Hero of the People (30G): Complete 50 Misc Objectives

He’s thinking about learning more about magic, and yet, at the same time, wondering if he’d fit in with that underground thieves guild. Hmm…

Achievements of the Week – The Blessed Unbound Master Edition

It has arrived. The day is 11/11/11, and it is so much more than a Spinal Tap reference or a day to honor Veterans everywhere–it’s the day dragons awoke, the day I became a bearded man of import. Getting there wasn’t hard; Tara and I went to my local GameStop around 10ish, paid for my copies of The Elder Scrolls V: Skyrim and LEGO Harry Potter, Years 5-7 (which I won’t be able to pick up until early next week) and then hung out on the store’s floor for a bit. We gamed on our DSes for a bit, but eventually had to line up outside in the cold as we drew nearer to midnight. Once the time chimed high, we were sent into the store in groups of six or seven, given our copies, and ushered out. The drive home seemed to take forever.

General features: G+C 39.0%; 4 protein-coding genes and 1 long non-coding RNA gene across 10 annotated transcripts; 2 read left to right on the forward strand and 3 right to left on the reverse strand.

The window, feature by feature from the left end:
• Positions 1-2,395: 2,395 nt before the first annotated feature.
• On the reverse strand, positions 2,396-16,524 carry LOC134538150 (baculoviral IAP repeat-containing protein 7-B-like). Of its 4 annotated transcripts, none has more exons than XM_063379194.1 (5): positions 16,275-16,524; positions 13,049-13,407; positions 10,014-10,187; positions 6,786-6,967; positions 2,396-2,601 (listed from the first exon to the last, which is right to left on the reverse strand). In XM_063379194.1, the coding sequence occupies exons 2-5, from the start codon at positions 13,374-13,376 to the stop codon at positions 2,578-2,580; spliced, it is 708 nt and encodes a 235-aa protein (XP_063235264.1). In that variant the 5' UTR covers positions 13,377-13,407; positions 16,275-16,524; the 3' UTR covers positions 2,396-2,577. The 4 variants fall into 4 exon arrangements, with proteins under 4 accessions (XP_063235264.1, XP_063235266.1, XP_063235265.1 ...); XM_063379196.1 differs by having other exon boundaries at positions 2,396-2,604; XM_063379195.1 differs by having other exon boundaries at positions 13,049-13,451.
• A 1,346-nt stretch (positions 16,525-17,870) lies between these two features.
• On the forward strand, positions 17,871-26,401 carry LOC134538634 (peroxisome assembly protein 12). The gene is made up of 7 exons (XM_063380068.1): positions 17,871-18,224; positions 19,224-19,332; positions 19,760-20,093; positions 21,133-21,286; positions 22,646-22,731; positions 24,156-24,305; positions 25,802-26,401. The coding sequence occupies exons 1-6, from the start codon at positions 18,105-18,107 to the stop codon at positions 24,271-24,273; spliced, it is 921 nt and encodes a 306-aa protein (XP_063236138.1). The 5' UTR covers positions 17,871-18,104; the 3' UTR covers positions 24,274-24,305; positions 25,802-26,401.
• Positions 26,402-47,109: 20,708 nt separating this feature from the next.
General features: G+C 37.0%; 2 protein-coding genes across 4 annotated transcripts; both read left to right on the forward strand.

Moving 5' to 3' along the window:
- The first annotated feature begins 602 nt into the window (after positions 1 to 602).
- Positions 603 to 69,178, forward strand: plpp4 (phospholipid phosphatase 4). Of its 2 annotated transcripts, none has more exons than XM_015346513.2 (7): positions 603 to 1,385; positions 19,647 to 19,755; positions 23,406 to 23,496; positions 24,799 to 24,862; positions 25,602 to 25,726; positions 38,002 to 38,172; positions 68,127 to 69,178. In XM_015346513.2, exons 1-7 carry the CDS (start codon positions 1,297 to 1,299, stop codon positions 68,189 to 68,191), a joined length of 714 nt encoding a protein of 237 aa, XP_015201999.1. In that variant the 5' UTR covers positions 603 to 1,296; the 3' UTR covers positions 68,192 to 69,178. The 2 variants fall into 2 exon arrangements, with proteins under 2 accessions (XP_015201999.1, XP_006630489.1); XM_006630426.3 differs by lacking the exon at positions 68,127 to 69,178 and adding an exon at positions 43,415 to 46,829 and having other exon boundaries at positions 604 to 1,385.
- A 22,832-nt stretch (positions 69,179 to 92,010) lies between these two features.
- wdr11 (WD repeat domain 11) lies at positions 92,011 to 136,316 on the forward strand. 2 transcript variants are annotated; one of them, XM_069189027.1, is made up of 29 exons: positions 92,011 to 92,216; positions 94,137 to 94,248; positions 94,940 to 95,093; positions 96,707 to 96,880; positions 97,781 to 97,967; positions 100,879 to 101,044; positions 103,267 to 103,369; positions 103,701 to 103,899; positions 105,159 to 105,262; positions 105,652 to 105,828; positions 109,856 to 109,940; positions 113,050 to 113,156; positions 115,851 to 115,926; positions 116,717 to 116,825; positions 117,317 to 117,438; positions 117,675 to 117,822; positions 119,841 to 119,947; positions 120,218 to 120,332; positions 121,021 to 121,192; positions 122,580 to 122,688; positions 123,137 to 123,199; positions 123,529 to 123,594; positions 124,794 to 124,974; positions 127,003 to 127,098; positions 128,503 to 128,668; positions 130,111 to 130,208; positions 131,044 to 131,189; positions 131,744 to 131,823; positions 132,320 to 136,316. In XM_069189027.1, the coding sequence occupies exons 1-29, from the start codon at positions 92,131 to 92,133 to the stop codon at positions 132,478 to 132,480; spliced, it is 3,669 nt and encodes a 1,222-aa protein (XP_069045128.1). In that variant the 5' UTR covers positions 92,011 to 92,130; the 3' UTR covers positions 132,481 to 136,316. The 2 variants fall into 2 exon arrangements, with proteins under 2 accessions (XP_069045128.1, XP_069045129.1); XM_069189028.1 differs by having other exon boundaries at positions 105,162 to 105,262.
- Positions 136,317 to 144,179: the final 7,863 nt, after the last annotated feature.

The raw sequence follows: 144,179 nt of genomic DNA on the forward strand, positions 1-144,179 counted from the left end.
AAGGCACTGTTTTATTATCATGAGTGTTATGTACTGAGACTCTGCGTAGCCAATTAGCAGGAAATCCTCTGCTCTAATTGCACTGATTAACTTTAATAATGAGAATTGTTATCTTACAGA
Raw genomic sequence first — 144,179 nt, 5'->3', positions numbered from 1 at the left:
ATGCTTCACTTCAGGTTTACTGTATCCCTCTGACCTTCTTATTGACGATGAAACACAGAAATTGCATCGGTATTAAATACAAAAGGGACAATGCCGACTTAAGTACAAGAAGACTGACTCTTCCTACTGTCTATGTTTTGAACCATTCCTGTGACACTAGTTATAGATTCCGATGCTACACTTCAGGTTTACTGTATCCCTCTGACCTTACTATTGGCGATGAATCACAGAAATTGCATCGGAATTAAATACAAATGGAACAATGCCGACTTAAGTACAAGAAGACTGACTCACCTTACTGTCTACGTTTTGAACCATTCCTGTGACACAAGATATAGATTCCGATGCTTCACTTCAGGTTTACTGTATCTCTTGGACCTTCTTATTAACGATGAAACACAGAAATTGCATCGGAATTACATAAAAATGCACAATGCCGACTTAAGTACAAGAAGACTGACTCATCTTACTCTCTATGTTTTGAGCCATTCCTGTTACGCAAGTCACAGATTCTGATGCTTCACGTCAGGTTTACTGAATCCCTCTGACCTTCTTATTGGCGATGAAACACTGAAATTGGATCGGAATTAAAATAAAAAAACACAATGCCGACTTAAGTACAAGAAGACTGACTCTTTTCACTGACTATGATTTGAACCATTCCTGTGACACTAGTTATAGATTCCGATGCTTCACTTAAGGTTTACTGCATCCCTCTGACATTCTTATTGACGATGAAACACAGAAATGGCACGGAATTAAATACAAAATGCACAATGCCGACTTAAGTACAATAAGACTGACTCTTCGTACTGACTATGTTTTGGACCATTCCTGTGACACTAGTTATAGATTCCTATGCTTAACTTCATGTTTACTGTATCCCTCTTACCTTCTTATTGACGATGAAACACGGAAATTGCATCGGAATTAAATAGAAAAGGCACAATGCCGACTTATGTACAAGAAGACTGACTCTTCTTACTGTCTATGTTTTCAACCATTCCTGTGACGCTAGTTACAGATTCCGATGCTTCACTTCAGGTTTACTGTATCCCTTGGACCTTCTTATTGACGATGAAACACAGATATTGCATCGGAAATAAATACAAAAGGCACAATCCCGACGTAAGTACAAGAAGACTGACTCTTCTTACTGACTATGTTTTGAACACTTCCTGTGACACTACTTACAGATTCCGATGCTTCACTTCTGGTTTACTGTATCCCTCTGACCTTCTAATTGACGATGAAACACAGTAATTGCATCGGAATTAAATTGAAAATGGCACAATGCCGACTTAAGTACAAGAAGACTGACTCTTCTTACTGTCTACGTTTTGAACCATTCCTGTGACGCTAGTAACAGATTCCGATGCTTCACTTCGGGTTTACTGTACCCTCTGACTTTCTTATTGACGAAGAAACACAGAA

Got home, made my character–his name is Lohgahn, and he’s rocking some killer Wolverine-esque sideburns–and played until the intro tutorial part was completed. Then I saved my game as I was a truly sleepy bear, but woke up early this morning to continue bounding onwards. Have only taken a break to make/eat lunch and type up this Grinding Down blog post.

I’ve never waited for a midnight release of anything before, and it was a little interesting seeing what type of people came out for this event. Mostly young teenagers or kids just getting into college by the look of ’em. There was a group attempting to sing–to everyone’s horror–Queen. And then listening to them spew words about how dumb Batman ultimately is and what Final Fantasy is the best had me cringing a bit–is that what I sound like, just not out loud? Ugh…

Well, maybe more on that later. For now, here’s a rundown of this week’s Achievements. They all come from a single franchise.

From The Elder Scrolls IV: Oblivion…

Blah blah blah, who cares now. All hail Skyrim Achievements!

From The Elder Scrolls V: Skyrim…


Unbound (10G): Complete “Unbound”